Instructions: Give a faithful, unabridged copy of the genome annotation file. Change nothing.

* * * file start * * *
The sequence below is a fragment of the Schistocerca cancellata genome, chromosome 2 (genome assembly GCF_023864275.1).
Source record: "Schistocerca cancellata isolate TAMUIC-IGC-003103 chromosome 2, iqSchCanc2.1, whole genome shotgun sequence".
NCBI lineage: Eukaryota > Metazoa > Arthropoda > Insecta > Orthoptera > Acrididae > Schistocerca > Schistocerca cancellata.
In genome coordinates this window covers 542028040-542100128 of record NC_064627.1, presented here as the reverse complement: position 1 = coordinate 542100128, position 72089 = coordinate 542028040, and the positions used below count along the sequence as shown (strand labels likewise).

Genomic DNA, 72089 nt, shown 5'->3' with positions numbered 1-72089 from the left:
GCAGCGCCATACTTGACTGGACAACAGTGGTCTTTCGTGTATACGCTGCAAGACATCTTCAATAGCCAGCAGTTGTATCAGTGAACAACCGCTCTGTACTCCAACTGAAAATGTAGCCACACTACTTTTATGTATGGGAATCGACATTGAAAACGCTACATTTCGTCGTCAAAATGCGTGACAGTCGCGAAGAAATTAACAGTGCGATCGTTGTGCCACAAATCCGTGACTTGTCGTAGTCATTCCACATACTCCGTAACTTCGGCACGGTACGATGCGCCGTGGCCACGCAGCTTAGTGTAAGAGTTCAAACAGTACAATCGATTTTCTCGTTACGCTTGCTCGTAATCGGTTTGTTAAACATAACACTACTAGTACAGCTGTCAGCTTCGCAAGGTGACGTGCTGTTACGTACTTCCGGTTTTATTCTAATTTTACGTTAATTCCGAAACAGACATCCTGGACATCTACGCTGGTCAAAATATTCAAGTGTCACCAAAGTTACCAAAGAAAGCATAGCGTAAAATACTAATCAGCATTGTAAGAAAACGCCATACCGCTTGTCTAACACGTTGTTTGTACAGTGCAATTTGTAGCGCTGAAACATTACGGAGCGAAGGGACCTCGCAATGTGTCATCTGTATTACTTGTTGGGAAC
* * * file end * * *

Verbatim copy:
The sequence below is a fragment of the Schistocerca cancellata genome, chromosome 2 (genome assembly GCF_023864275.1).
Source record: "Schistocerca cancellata isolate TAMUIC-IGC-003103 chromosome 2, iqSchCanc2.1, whole genome shotgun sequence".
NCBI lineage: Eukaryota > Metazoa > Arthropoda > Insecta > Orthoptera > Acrididae > Schistocerca > Schistocerca cancellata.
In genome coordinates this window covers 542028040-542100128 of record NC_064627.1, presented here as the reverse complement: position 1 = coordinate 542100128, position 72089 = coordinate 542028040, and the positions used below count along the sequence as shown (strand labels likewise).

Genomic DNA, 72089 nt, shown 5'->3' with positions numbered 1-72089 from the left:
GCAGCGCCATACTTGACTGGACAACAGTGGTCTTTCGTGTATACGCTGCAAGACATCTTCAATAGCCAGCAGTTGTATCAGTGAACAACCGCTCTGTACTCCAACTGAAAATGTAGCCACACTACTTTTATGTATGGGAATCGACATTGAAAACGCTACATTTCGTCGTCAAAATGCGTGACAGTCGCGAAGAAATTAACAGTGCGATCGTTGTGCCACAAATCCGTGACTTGTCGTAGTCATTCCACATACTCCGTAACTTCGGCACGGTACGATGCGCCGTGGCCACGCAGCTTAGTGTAAGAGTTCAAACAGTACAATCGATTTTCTCGTTACGCTTGCTCGTAATCGGTTTGTTAAACATAACACTACTAGTACAGCTGTCAGCTTCGCAAGGTGACGTGCTGTTACGTACTTCCGGTTTTATTCTAATTTTACGTTAATTCCGAAACAGACATCCTGGACATCTACGCTGGTCAAAATATTCAAGTGTCACCAAAGTTACCAAAGAAAGCATAGCGTAAAATACTAATCAGCATTGTAAGAAAACGCCATACCGCTTGTCTAACACGTTGTTTGTACAGTGCAATTTGTAGCGCTGAAACATTACGGAGCGAAGGGACCTCGCAATGTGTCATCTGTATTACTTGTTGGGAAC